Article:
What shall we do with all these apples?

It’s been a bumper year for our apple crop.

They’re red, they’re sweet, they’re amassed in autumnal profusion on the limbs of the tree….and I’m not totally sure what to do with them all. They’re quite small, so although they’re nice to eat you can only eat so many apples. Ever made apple crisp or applesauce with tiny apples? You peel one, you slice it – and you have about 4 tiny slices. Repeat many many times. Now you know what carpal tunnel feels like.

The tree is on a corner of the property which is bounded by a hedge. The other day I was out chatting with a neighbour in front of their house which is about half a block away. My back was to my house; my neighbour pointed over my shoulder and said, “Hey! Someone’s stealing your apples!” True enough, a cyclist was leaning over the hedge and helping himself to our bounty. Well, what are you going to do? My feeling is, if someone really wants those apples they are welcome to some. I don’t want them to strip the tree, but a few? No problem. The other day two elderly ladies started into the yard, bag in hand, startling my husband who was taking out the trash. He said, “Can I help you?” They sheepishly admitted they were planning on taking some apples. Justin told them to go ahead, but I noticed him peering out anxiously later to make sure they didn’t take them all.

I did make an apple crisp and took a picture of it unbaked. I forgot to take a picture of the baked article, however.


Apple Crisp

Oven: 375 degrees, 11 x 7 glass casserole (I doubled this recipe and made it in a 9 x 13 to feed 11, but the original recipe is for a smaller, family-sized crisp.)

  • 6-8 large apples or about a million small ones. I like a mixture of apples for texture and flavour. Macintoshes will cook down into applesauce so you can use a couple but I wouldn’t do a completely Macintosh crisp. Jonagolds, Braemars, Royal Galas, Golden Delicious are all good.
  • 2/3 – 3/4 c. brown sugar (depends on how sweet your apples are)
  • 1/2 c. flour
  • 1/2 c. quick or rolled oats
  • 1 t. cinnamon
  • 1/2 t. nutmeg
  • 1/3 c. butter, melted

Mix the flour, oats, and spices together. Add the melted butter, stirring with a fork until it becomes a crumbly streusel. It should not be greasy but crumbly. If it seems oily add a bit more flour and stir again until it’s crumbly.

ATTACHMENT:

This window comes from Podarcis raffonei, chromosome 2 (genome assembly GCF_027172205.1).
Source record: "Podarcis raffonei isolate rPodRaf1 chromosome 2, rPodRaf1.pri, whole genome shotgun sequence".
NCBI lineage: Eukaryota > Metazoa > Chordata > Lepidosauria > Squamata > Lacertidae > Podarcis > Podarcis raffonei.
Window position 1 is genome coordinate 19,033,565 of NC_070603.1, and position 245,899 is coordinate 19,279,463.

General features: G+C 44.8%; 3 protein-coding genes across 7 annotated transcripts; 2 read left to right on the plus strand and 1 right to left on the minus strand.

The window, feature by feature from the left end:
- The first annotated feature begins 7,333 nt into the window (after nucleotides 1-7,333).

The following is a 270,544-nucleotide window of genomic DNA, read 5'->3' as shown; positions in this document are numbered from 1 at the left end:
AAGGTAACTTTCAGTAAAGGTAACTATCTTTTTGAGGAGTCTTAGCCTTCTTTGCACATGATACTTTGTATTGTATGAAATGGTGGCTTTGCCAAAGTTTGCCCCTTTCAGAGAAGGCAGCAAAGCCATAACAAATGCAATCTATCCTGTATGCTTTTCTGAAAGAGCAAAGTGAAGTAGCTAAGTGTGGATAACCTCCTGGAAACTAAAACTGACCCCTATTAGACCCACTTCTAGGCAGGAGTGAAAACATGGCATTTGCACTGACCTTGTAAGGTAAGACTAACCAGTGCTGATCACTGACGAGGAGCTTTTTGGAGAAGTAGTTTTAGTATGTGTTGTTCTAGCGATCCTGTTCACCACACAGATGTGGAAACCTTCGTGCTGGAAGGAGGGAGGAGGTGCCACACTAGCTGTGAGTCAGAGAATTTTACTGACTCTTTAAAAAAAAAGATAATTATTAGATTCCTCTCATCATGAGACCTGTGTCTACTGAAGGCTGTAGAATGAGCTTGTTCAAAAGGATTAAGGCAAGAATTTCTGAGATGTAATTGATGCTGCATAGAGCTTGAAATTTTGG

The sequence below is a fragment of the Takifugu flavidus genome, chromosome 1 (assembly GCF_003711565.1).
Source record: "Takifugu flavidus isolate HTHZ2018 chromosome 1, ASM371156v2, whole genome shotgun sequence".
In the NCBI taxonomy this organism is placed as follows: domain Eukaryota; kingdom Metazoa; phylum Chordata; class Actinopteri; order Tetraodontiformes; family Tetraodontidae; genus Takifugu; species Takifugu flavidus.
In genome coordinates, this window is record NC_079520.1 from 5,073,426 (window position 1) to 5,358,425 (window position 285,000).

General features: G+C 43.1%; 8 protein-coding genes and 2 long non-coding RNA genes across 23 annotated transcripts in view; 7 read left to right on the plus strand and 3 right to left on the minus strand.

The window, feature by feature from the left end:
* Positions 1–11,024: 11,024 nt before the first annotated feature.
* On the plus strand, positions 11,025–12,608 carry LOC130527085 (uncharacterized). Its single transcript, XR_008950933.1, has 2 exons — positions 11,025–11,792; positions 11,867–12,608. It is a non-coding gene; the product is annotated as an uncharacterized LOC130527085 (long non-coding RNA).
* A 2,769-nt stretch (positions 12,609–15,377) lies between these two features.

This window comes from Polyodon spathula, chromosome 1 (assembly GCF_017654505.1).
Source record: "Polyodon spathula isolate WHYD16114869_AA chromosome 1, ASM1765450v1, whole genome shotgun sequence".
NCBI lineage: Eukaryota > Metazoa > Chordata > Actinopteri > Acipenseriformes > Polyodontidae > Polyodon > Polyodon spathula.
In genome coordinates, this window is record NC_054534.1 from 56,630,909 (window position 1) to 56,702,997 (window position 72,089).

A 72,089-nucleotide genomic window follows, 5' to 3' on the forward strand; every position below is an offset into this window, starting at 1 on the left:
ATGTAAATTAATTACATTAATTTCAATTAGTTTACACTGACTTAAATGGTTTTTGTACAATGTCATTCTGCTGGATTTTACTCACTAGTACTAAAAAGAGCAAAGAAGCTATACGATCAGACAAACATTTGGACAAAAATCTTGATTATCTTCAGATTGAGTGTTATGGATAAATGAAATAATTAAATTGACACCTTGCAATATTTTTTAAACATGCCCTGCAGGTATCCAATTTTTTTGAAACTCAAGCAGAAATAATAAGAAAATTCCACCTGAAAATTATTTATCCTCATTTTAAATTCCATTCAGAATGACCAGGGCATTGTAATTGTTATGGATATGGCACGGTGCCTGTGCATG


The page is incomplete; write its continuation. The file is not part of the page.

Peel and slice the apples and lay them in your pan. Sprinkle the crumb mixture over top. Don’t pack it down. Bake.

Baking times vary according to the fruit, but the topping should be browned and the fruit should be bubbling round the edges. The glass casserole is instrumental here so you can see what’s going on. When you stick a fork in, the fruit should be soft. Generally a crisp will take 45 minutes to 1 hour. I avoid using a really deep casserole because then it takes forever. If you have no choice, cover the casserole and microwave the fruit for a while until it softens, then add the crisp mixture on top and bake. You can also cook the fruit briefly in a saucepan on the stove, then pour into the casserole dish and bake.

Crisps are good for using up old apples but sometimes those apples can be a bit dry; in that case check about 3/4 of the way into the cooking time. If it seems dry, add about 1/4 c. of water or apple juice.

When it’s not apple season, this is great with blueberries, blackberries, rhubarb (add some sugar in with the rhubarb if you try this or you’ll be sorry) and peach crisp will send you straight to heaven. I like mixtures too; apple-blueberry is good and also peach-blueberry. With peaches and blueberries, some sliced almonds in with the streusel mixture is a nice touch.

Happy Autumn!


1 Comment

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One response to “What shall we do with all these apples?

  1. Any thoughts as to how they will store? Apparently removing any spoiled ones and leaving them in the bottom of your fridge, or a similar facsimile (cold storage of some sort), and they might last weeks to months. We’ve kept Ambrosia’s going for at least a month or so at a time, buying them in bulk.